It's kind of sad, really, how much this one man and his creations really have impacted my life. But he - and they - have. Joss Whedon was one of the first atheists I ever knew about, aside from those in my own family. I don't really know how I can express how big a deal that was, to have someone who wrote something I fell so strongly for be an atheist - let alone be an atheist who was also a feminist. It's kind of sad how much watching episodes like The Body meant to me, where someone died and there was no comforting answer given or theorized about what happened after death and where they might have gone. 

There are a couple of things I don't agree with Joss Whedon about. One of them is the use of the term "sky bully" in reference to other people's gods. One, I don't think that such a pronouncement is very helpful in creating good atheist-believer relations; and two, I don't think there is any proof that if a god exists, s/he is in fact a bully. I'm more than aware that people have bullied on behalf of their god, but I'm also aware that a belief in a god has also inspired incredible works of good. Frankly, with or without a god, people would find reasons to bully; and with or without a god, people will find inspiration to do good. God's the convenient excuse in those cases, but not the root of the cause. And to maintain, even obliquely, that a god or a religion is the root cause of the problem is just as bad as maintaing that a god or a religion is the root cause of the solution.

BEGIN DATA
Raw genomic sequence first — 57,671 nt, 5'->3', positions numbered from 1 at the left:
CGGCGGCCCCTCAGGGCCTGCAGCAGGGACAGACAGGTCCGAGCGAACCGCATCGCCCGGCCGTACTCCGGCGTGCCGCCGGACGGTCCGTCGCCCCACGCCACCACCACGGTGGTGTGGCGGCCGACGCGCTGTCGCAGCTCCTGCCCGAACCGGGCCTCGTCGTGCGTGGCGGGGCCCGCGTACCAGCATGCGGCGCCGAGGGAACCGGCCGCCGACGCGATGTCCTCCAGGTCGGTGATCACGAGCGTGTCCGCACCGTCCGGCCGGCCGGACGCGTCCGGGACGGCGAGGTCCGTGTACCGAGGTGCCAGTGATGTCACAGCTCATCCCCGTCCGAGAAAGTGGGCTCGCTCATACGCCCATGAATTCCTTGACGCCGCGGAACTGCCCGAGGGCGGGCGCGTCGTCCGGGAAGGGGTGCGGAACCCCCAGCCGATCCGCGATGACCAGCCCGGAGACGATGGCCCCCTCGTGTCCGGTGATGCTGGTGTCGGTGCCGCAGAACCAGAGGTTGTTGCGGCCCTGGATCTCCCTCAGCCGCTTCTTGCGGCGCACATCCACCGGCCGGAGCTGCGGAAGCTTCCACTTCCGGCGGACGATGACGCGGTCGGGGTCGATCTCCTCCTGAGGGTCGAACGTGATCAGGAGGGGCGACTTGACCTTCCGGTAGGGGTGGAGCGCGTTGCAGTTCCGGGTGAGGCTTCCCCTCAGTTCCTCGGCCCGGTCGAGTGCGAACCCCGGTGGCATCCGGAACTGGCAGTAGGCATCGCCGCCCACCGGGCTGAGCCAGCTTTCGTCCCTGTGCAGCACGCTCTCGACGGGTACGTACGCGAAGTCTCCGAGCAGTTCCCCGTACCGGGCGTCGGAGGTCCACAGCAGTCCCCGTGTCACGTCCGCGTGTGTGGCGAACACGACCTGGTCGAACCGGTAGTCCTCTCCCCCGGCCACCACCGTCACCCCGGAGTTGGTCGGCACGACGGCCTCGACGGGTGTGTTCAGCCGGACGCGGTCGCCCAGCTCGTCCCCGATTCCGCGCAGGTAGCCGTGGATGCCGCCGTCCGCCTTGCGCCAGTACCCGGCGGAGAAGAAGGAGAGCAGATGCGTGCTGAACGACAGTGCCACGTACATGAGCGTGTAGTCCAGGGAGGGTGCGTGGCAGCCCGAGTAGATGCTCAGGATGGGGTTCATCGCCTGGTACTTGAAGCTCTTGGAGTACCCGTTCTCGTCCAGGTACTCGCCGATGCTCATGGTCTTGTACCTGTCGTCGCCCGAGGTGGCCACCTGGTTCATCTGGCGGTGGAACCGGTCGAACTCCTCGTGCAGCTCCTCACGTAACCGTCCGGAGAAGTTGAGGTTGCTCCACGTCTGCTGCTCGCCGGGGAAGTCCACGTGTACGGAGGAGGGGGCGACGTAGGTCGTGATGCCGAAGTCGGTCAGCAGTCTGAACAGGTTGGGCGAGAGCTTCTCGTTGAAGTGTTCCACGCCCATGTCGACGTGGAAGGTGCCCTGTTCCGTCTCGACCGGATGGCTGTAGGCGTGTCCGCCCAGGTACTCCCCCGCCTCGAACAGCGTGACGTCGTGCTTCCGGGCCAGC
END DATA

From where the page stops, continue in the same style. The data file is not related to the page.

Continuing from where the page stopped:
I think its important to note that Joss Whedon isn't the reason I'm an atheist, or the reason I'm a humanist, or the reason I'm a feminist. He is the reason I'm so picky about my television programs, but that's neither here nor there. What Joss Whedon did - and has done and continues to do - is to inform my atheism, my humanism, and my feminism. And also? How I write and speak. But more than that, he gave me a feeling of belonging.

I don't know if I read Whedon's work the way Whedon means for it to be read, with a hint of optimism abounding in the darkness. In the absurdism, in the existentialism, I see a tremendous amount of hope and expectation in this life we live and these people we live it with.  But in quotes like:
Faith in God is means believing, absolutely, with no proof whatsoever. Faith in humanity means believing absolutely in something with a huge amount of proof to the contrary.
If there is no great glorious end to all this, if nothing we do matters, then all that matters is what we do. 'cause that's all there is. What we do, now, today... ...Because, if there is no bigger meaning, then the smallest act of kindness is the greatest thing in the world.